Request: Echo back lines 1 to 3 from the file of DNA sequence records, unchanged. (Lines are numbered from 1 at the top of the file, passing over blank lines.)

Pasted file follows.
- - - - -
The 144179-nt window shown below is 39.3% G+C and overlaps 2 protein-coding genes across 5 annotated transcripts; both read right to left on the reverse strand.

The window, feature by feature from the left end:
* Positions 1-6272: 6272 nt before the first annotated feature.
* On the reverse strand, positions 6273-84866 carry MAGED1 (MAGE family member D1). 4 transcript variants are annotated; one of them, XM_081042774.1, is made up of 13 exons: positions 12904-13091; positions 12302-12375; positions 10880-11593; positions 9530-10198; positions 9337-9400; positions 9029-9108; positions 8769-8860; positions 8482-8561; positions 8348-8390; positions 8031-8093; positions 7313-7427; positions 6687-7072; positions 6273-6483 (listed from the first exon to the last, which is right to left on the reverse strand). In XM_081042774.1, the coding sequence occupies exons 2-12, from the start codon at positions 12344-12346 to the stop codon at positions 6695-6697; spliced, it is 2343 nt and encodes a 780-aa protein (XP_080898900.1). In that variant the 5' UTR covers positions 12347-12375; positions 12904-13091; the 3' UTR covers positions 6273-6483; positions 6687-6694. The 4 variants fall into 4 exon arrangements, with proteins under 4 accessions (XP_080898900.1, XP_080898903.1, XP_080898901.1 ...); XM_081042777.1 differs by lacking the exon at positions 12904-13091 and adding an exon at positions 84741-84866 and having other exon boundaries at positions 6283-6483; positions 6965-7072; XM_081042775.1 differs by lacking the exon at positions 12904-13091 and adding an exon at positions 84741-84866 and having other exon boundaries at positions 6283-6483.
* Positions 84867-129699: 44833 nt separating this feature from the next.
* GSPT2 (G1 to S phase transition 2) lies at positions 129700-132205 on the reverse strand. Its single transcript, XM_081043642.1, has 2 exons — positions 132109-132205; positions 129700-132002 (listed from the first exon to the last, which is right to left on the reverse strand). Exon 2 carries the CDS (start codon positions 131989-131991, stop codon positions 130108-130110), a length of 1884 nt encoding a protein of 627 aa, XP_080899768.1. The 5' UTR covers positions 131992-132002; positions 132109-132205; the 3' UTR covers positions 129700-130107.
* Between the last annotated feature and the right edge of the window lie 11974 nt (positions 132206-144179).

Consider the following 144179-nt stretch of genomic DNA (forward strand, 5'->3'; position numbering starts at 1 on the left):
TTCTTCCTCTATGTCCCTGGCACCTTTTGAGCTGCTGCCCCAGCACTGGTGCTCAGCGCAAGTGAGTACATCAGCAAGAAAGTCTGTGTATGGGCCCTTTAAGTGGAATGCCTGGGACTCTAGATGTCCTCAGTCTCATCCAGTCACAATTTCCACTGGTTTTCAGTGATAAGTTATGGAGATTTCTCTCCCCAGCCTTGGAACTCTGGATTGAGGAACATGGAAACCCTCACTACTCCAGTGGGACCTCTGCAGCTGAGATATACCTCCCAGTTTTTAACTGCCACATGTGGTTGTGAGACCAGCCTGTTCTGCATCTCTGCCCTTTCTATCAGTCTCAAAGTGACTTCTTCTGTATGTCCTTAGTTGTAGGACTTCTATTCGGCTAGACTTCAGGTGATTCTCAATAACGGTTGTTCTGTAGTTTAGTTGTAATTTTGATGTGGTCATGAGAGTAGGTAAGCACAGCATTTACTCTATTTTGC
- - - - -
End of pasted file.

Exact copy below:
The 144179-nt window shown below is 39.3% G+C and overlaps 2 protein-coding genes across 5 annotated transcripts; both read right to left on the reverse strand.

The window, feature by feature from the left end:
* Positions 1-6272: 6272 nt before the first annotated feature.